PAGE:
15 Things Flight Attendants Hate About You from 15 Things Flight Attendants Hate About You
15 Things Flight Attendants Hate About You
15 Things Flight Attendants Hate About You
Flight attendants are not the passengers’ servants. They are there to help travelers, but their job description is much longer than this one task. Crew members can take a lot from passengers but there are just certain things that may drive your flight attendant crazy. These are some examples as told by flight attendants with over 14+ years of experience.
“We realize that the standard airplane seat is definitely not designed for comfort, as you are extremely cramped in these tiny airplane seats for hours, but we do ask this: Please do not invade our space in the galley to do stretches/exercises or what we call ‘Galley Yoga’ when you need to get up and stretch your legs,” Lia Volpe, flight attendant and owner of Flight Attendant Prep Academy, says. “We are trying our very best to complete the beverage service for 100-plus passengers or more on the flight. Don’t do the Downward Dog pose on the kitchen area floor. I have had actual passengers stretch on the airplane floor with their head touching the filthy surface. If you knew what was on the airplane floors, you would never do a yoga pose on the plane again.”
Not a “hookup” spot
“Compliments are nice, and who doesn’t like a nice compliment here or there, but getting picked up on while you are working is neither flattering nor going to help upgrade you to First Class,” Volpe says. “I once had a passenger put his business card on my beverage cart as I was passing by so that I would be able to contact him when we landed. We probably have worked 4 to 5 flights that day and have been on our feet for hours. We are exhausted and tired. All we are looking for at the end of the day is a nice shower and comfortable hotel bed — not a date.”
"It’s your job!"
Kindness can go a long way, so flight attendants always notice when you come on board and are mean to the crew members. For example, there may be a full flight where the overhead bins will fill up rather quickly, and that forces the later boarding passengers to check their bags. “However, coming on board and demanding us to find a place for your bag, shoving it towards us stating ‘it’s your job’ will not sit well with your flight attendant,” Volpe says. “Little did you know that we could have gate checked your bag to be picked up plane side, but instead we are going to check it to your final destination and bring you a tag.”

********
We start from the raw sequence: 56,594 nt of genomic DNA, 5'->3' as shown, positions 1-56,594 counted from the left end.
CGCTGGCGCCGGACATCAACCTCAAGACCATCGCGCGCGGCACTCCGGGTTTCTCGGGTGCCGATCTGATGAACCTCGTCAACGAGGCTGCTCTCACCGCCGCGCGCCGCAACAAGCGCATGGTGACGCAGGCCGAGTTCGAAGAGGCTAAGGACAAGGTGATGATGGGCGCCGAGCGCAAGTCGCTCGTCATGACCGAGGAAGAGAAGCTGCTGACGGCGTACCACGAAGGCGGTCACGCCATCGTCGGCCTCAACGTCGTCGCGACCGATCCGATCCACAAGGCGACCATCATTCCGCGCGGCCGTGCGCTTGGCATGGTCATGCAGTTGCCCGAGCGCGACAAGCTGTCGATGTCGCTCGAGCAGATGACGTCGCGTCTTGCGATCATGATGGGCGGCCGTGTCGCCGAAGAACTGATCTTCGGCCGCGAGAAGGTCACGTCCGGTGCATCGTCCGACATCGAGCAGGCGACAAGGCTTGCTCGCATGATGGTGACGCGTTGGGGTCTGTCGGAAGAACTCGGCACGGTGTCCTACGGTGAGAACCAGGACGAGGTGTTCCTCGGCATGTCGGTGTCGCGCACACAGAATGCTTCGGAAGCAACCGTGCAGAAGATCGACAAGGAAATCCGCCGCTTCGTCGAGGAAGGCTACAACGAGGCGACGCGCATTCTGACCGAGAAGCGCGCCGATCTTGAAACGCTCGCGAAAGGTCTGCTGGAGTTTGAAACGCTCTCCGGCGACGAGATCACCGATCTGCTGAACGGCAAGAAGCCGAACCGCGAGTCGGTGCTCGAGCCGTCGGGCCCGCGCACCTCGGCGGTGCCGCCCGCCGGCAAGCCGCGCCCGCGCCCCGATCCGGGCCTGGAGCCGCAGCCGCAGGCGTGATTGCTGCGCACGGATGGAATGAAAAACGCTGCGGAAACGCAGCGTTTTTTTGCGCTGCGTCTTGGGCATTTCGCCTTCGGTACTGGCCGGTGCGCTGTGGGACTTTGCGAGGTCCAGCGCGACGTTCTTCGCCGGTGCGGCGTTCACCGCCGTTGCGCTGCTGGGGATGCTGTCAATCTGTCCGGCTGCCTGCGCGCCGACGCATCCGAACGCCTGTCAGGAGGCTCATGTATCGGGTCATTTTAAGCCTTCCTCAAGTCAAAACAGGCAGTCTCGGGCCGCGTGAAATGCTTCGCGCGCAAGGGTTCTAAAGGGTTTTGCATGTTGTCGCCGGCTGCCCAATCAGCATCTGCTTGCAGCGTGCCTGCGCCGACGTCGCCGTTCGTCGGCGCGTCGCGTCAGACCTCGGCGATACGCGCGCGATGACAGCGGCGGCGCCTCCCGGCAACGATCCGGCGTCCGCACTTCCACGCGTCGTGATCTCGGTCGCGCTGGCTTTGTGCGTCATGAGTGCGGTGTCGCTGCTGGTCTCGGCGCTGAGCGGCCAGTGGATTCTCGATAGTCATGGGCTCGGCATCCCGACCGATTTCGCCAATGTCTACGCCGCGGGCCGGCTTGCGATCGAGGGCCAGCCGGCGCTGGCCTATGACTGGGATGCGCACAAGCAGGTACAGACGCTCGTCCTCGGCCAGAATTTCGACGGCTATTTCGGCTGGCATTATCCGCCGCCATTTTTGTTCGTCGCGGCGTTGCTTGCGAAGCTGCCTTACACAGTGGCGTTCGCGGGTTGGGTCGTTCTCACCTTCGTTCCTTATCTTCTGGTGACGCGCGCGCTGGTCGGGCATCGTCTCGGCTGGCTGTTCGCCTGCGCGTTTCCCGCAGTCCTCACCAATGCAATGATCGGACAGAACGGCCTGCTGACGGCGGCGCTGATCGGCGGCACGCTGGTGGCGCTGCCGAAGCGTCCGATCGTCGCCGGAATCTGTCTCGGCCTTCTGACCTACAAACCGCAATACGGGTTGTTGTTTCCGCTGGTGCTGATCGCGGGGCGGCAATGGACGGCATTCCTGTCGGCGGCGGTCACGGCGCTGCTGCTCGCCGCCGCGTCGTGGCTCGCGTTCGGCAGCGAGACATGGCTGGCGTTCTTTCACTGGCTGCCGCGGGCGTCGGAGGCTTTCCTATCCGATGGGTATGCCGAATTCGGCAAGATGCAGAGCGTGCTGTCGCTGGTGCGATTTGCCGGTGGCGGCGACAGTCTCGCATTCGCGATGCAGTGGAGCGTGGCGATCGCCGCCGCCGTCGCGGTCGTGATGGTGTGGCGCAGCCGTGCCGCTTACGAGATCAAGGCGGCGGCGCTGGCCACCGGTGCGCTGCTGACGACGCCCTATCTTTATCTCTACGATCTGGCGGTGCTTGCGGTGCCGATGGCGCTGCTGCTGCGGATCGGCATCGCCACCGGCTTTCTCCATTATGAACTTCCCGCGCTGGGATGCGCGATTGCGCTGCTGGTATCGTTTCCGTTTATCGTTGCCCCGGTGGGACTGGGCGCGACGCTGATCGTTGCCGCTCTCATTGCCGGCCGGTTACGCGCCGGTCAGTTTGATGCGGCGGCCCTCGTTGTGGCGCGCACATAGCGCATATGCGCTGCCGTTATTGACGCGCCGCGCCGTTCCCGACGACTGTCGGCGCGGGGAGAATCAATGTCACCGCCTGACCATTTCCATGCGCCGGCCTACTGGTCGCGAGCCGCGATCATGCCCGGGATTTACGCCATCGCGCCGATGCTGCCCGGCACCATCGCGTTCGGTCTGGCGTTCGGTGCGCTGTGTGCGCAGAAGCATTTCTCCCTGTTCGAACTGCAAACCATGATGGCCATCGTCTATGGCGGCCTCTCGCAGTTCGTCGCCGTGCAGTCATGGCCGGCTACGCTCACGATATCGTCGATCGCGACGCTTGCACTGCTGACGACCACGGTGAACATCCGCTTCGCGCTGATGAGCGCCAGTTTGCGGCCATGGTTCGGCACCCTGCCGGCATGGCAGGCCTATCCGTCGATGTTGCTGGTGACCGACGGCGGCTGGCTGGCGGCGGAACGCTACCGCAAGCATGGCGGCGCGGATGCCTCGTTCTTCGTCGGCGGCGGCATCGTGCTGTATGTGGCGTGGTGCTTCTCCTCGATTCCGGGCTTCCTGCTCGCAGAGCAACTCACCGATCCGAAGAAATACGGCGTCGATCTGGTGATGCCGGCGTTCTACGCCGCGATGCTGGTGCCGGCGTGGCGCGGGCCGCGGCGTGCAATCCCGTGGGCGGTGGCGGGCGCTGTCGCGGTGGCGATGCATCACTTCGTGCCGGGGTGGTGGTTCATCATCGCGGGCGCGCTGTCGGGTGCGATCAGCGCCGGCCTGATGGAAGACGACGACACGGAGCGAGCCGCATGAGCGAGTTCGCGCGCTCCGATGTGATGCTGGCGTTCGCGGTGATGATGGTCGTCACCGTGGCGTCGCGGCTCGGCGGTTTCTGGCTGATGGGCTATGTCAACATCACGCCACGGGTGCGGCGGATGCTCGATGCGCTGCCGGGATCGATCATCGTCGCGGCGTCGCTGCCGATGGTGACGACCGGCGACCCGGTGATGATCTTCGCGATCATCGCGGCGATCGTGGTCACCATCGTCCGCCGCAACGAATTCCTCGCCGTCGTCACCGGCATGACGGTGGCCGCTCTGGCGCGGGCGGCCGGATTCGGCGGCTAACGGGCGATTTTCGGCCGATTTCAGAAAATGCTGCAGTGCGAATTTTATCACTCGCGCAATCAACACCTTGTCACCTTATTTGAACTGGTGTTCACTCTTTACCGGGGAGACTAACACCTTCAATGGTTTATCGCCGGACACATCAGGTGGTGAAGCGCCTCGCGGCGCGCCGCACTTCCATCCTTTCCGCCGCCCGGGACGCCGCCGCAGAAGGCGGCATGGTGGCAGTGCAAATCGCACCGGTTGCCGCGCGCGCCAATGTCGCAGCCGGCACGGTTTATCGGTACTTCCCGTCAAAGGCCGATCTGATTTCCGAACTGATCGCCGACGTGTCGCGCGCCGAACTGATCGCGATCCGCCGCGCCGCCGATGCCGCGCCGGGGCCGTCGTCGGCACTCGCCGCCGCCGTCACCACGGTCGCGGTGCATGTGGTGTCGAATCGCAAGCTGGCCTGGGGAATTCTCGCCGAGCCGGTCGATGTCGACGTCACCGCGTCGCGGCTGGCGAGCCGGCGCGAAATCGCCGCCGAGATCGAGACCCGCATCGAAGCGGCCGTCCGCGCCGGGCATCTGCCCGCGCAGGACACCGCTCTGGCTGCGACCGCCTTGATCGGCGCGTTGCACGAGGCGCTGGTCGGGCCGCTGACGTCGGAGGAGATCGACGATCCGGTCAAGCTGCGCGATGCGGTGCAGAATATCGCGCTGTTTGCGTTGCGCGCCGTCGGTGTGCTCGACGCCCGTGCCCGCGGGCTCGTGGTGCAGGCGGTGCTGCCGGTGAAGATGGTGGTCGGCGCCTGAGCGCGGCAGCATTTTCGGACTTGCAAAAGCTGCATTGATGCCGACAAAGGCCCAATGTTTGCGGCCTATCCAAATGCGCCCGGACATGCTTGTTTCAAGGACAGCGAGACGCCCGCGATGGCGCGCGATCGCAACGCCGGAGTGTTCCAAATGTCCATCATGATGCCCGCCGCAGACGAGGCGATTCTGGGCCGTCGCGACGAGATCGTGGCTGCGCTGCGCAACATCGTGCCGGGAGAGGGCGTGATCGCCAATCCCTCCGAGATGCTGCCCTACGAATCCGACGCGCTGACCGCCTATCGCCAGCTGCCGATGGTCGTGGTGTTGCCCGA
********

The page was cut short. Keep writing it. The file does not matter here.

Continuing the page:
May I have your attention please?
Flight attendants realize that you have important people to talk to, but when they tell you to turn off all electronics, discontinue your phone calls and put your cell phone on airplane mode, you should do it. “We can see you hiding it from us as we pass through the cabin with our final compliance check.” This is especially targeted for the exit row passengers; the plane cannot take off until the exit row is briefed, Volpe says. “I once had to wait for a passenger to finish his 5-minute conversation on the phone before I could start my exit row briefing announcement. This announcement is required before the main cabin door can be closed and performed on every flight.” Have some respect.
This is not a trash can
Flight attendants come down the aisle more than a few times asking for trash. “So when we find trash in the seat pockets, it frustrates us more than anything,” Volpe says. Leaving parting gifts such as chewing gum, banana peels, wet tissues, and things that do not belong in the seat pocket is always irritating.” Take these items out of your seat pocket in front of you and kindly throw it in the trash bag as crew members pass through the cabin.
The hokey pokey
“We do not appreciate getting poked or touched while we are walking down the aisle when you need our attention,” Volpe says. “We have pretty good hearing and if you call us, we will be able to assist you with your request. Everyone has personal space issues and we understand that we are in tight quarters, so use your words, not your hands.”